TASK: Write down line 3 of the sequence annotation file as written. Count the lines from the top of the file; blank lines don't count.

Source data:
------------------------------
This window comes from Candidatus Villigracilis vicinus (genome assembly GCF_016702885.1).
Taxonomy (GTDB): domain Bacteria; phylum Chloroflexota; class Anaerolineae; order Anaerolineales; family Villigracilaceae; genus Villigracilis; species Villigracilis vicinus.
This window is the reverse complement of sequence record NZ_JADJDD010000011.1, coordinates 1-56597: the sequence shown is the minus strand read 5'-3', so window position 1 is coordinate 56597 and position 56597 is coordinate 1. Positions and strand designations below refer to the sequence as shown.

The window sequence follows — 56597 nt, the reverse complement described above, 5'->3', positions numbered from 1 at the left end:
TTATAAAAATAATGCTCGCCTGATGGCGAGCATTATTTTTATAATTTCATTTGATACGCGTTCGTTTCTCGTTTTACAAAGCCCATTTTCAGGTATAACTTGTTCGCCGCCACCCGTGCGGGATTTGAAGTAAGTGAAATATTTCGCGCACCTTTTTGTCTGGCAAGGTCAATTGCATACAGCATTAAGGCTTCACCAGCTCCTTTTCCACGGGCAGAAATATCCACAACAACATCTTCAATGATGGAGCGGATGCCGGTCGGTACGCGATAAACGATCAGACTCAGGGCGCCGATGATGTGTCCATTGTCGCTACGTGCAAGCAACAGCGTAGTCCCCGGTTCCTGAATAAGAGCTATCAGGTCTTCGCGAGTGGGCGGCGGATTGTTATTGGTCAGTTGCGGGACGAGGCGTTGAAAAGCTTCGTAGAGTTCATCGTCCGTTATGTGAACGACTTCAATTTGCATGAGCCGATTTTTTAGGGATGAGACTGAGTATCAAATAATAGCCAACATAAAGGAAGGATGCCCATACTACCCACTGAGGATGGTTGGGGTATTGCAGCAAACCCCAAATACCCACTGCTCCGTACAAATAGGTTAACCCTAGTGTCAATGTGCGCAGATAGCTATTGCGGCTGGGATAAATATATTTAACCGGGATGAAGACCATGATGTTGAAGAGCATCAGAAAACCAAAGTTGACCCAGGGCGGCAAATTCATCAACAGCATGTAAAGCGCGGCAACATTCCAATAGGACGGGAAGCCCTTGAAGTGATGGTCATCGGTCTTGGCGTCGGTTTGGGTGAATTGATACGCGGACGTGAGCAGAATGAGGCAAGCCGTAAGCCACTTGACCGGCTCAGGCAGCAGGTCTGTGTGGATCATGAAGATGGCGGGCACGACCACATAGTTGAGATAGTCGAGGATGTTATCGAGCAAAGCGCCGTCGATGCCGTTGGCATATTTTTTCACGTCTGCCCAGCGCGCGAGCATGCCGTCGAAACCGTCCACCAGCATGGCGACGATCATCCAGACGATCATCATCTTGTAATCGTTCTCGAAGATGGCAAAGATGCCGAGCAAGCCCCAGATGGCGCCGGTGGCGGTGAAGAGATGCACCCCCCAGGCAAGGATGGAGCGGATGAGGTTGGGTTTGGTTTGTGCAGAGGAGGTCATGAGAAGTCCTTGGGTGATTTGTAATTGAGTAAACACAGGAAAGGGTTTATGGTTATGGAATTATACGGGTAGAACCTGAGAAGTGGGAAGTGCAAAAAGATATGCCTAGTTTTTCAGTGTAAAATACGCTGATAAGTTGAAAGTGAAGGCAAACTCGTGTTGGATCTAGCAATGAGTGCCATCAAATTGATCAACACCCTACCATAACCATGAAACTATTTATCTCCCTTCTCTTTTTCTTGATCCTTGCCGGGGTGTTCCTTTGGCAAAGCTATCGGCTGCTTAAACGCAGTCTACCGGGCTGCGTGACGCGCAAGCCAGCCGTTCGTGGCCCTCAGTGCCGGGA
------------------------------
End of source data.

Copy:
This window is the reverse complement of sequence record NZ_JADJDD010000011.1, coordinates 1-56597: the sequence shown is the minus strand read 5'-3', so window position 1 is coordinate 56597 and position 56597 is coordinate 1. Positions and strand designations below refer to the sequence as shown.